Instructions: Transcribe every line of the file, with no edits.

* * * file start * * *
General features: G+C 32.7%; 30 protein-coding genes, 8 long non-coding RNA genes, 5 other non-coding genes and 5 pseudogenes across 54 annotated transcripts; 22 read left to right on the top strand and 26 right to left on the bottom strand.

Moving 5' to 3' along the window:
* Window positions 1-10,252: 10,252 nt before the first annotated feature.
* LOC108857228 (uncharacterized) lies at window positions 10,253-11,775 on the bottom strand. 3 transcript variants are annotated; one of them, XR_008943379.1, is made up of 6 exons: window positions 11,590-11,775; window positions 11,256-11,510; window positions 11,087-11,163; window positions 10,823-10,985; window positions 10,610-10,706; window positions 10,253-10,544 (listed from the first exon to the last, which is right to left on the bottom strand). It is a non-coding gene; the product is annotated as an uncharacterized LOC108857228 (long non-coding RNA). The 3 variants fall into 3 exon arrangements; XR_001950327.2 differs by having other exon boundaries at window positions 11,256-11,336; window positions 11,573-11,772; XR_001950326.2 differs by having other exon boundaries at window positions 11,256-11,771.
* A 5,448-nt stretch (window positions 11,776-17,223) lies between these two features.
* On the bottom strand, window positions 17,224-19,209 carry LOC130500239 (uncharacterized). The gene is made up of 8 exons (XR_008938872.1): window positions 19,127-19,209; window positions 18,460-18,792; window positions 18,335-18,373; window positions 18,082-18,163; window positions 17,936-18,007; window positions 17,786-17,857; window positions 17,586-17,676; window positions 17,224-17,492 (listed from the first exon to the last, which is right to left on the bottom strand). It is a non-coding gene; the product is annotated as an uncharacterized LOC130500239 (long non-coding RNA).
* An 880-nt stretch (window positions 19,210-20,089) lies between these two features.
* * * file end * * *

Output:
General features: G+C 32.7%; 30 protein-coding genes, 8 long non-coding RNA genes, 5 other non-coding genes and 5 pseudogenes across 54 annotated transcripts; 22 read left to right on the top strand and 26 right to left on the bottom strand.

Moving 5' to 3' along the window:
* Window positions 1-10,252: 10,252 nt before the first annotated feature.
* LOC108857228 (uncharacterized) lies at window positions 10,253-11,775 on the bottom strand. 3 transcript variants are annotated; one of them, XR_008943379.1, is made up of 6 exons: window positions 11,590-11,775; window positions 11,256-11,510; window positions 11,087-11,163; window positions 10,823-10,985; window positions 10,610-10,706; window positions 10,253-10,544 (listed from the first exon to the last, which is right to left on the bottom strand). It is a non-coding gene; the product is annotated as an uncharacterized LOC108857228 (long non-coding RNA). The 3 variants fall into 3 exon arrangements; XR_001950327.2 differs by having other exon boundaries at window positions 11,256-11,336; window positions 11,573-11,772; XR_001950326.2 differs by having other exon boundaries at window positions 11,256-11,771.
* A 5,448-nt stretch (window positions 11,776-17,223) lies between these two features.
* On the bottom strand, window positions 17,224-19,209 carry LOC130500239 (uncharacterized). The gene is made up of 8 exons (XR_008938872.1): window positions 19,127-19,209; window positions 18,460-18,792; window positions 18,335-18,373; window positions 18,082-18,163; window positions 17,936-18,007; window positions 17,786-17,857; window positions 17,586-17,676; window positions 17,224-17,492 (listed from the first exon to the last, which is right to left on the bottom strand). It is a non-coding gene; the product is annotated as an uncharacterized LOC130500239 (long non-coding RNA).
* An 880-nt stretch (window positions 19,210-20,089) lies between these two features.